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Title: Lanthanide molecular recognition towards luminescent labelling of biomolecules : application to new screening technologies
Author: Meason, Linette L.
Awarding Body: University of Edinburgh
Current Institution: University of Edinburgh
Date of Award: 2002
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The design of luminescent lanthanide complexes is of great importance in the development of biological labelling systems providing effective alternatives to radioisotopes, and for their application as light triggered sensors and materials. Our approach involves the controlled formation of mixed-ligand Eu(III) and Tb(III) complexes based on specific molecular recognition such that a biological molecular recognition event may be detected. The strategy is based on design of lanthanide systems with controlled coordination around the metal ion. Enhancement of the emission is based on intramolecular energy transfer which is much more efficient than the FRET mechanism. Our design is based on the arrangement of two different ligands around the metal ion (Figure 1). (Fig. 1352) A multidentate non-absorbing ligand (NAL) is chosen to form a stable, coordinatively unsaturated complex with the metal, allowing one or two water molecules to occupy the vacant binding sites. Formation of the luminescent ternary complex is achieved by displacement of the remaining inner sphere water molecules upon recognition between the LnNAL chelate and a strongly absorbing, strongly binding light harvesting centre (LHC). This strategy allows flexibility in choosing the antenna ligand. The chromophore, which governs the input energy of light, need not be included in the structure of the encapsulating ligand. Complicated syntheses are avoided and the system can be optimised can be optimised for maximum emission output. We have chosen DTPA-AM2 ligands as our NAL ligands and simple aromatic carboxylic acids as LHCs to test the design. The DTPA-AM2 chelates the metal in an octandentate manner via the 3 nitrogen donors of the diethylenetriamine backbone, the two amide carbonyls and the three remaining carboxylate groups. The amide nitrogen atoms are not involved in coordination and are free to form a binding cavity, ideal for LHC recognition. The binding of the LnNAL chelate by the acid moiety is followed by monitoring the emission of the europium ion, triggered by intramolecular energy transfer from the LHC> Electrospray mass spectrometry data and NMR spectroscopic studies provide additional evidence of the controlled formation of ternary complexes. Specificity of molecular recognition is observed between EuDTPA-bis(ethylamide) and picolinic acid, phthalic acid and benzoic acid binding units, forming mixed ligand species in 1:1, 1:1 and 1:2 stoichiometries respectively.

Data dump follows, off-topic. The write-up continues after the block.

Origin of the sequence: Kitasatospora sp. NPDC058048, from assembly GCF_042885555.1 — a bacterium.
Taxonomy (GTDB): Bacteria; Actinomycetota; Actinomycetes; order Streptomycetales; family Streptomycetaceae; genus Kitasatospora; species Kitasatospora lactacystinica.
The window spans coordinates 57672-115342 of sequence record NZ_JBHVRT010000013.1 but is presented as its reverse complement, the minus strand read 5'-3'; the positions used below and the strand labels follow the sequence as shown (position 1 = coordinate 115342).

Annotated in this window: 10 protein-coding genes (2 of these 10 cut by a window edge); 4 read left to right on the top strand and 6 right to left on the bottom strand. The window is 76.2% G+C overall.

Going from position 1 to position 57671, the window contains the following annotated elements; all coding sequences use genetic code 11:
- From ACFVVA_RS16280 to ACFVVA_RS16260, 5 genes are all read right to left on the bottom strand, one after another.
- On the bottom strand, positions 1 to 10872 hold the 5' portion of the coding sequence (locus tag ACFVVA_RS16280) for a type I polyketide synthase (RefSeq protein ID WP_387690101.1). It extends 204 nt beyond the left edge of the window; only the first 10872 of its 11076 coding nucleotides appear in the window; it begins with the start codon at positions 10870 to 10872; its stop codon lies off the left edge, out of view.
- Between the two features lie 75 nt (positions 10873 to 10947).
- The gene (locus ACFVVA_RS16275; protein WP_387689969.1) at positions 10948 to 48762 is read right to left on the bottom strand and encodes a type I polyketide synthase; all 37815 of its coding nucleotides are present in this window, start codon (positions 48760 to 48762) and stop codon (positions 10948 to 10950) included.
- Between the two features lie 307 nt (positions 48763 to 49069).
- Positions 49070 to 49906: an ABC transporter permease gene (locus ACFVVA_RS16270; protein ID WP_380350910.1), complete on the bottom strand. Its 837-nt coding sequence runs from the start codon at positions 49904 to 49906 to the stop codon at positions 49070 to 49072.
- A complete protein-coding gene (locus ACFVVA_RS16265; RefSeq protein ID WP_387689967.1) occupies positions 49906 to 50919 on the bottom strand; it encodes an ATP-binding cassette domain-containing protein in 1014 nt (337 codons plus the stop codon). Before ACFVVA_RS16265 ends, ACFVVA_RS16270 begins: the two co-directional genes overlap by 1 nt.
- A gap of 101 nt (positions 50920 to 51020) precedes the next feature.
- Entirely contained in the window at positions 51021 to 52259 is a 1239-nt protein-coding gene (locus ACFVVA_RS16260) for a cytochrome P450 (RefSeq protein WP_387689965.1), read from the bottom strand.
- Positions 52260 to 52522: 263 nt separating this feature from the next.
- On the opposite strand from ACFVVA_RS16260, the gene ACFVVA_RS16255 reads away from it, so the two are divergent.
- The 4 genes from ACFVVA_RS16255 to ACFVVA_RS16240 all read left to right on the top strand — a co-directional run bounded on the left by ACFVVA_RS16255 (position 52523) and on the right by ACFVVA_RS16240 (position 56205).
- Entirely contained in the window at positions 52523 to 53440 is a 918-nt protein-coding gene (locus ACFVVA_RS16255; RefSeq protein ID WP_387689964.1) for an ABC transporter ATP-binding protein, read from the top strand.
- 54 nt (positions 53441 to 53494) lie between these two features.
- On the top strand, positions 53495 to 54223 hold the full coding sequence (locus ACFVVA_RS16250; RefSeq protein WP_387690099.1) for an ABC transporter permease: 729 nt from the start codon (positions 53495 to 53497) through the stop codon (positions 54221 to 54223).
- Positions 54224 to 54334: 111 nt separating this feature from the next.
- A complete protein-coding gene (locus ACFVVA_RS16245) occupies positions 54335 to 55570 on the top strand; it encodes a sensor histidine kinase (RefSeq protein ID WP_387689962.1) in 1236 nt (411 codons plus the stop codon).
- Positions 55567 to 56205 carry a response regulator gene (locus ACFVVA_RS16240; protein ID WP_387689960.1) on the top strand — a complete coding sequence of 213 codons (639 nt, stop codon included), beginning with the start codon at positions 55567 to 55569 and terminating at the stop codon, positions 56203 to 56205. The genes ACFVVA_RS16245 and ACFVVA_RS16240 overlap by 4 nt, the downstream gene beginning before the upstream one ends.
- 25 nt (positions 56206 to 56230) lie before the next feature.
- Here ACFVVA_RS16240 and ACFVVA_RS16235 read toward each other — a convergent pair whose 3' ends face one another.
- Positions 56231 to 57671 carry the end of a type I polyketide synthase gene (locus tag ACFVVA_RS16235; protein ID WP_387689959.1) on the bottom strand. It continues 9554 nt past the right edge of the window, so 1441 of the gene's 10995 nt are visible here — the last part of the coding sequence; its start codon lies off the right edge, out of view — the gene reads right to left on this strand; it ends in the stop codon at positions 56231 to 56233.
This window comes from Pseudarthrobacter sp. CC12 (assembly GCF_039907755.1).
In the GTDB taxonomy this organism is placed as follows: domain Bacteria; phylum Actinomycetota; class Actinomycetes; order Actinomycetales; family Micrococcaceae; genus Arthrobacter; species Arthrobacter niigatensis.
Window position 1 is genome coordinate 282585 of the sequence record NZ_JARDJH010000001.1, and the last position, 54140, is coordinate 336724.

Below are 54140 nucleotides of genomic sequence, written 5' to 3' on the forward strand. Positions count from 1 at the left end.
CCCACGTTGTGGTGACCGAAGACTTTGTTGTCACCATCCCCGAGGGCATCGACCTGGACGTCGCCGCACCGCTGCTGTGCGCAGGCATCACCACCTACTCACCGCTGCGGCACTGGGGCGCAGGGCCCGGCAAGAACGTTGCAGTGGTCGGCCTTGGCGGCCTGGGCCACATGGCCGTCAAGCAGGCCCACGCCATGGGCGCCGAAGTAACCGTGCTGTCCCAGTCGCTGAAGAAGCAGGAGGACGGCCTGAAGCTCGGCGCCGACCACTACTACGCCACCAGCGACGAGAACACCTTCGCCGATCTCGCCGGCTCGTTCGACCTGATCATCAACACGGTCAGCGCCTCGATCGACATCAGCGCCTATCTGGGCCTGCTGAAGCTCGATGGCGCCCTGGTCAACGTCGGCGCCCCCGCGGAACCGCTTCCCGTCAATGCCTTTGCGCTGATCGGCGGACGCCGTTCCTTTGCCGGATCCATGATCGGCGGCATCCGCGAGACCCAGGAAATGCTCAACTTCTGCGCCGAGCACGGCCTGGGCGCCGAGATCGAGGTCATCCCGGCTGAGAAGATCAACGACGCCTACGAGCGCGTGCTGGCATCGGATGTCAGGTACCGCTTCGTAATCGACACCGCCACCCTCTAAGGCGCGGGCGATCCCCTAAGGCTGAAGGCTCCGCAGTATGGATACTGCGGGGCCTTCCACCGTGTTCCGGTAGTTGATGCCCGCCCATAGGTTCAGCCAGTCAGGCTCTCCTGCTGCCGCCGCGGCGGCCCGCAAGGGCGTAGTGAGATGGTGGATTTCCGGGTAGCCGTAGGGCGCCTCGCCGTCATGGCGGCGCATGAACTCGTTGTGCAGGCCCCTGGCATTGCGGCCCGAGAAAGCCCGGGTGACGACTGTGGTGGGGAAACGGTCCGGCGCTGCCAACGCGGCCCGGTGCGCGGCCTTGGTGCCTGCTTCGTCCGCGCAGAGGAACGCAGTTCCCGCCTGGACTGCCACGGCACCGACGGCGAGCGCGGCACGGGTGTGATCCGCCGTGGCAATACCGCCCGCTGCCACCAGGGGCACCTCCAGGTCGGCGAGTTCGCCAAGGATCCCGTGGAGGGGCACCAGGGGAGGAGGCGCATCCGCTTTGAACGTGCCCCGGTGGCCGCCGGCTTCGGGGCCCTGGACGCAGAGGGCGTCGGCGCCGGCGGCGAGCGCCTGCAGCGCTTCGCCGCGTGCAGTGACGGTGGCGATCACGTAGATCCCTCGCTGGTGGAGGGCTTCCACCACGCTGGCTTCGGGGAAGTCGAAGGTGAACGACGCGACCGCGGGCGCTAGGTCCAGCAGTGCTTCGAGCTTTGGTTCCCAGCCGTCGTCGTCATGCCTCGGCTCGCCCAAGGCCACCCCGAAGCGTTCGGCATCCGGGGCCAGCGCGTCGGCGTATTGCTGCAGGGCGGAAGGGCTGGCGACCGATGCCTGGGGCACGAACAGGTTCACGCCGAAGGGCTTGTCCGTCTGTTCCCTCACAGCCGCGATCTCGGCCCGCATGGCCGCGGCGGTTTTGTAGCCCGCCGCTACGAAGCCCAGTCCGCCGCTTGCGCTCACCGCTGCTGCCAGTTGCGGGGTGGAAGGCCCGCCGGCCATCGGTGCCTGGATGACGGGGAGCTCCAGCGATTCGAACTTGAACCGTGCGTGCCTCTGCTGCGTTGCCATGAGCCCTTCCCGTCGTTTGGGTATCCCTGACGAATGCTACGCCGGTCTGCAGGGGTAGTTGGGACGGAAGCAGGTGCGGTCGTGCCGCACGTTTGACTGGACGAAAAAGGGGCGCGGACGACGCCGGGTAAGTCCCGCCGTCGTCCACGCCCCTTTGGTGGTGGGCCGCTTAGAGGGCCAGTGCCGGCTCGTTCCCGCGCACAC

Supervisor: Not available Sponsor: Not available
Qualification Name: Thesis (Ph.D.) Qualification Level: Doctoral
EThOS ID:  DOI: Not available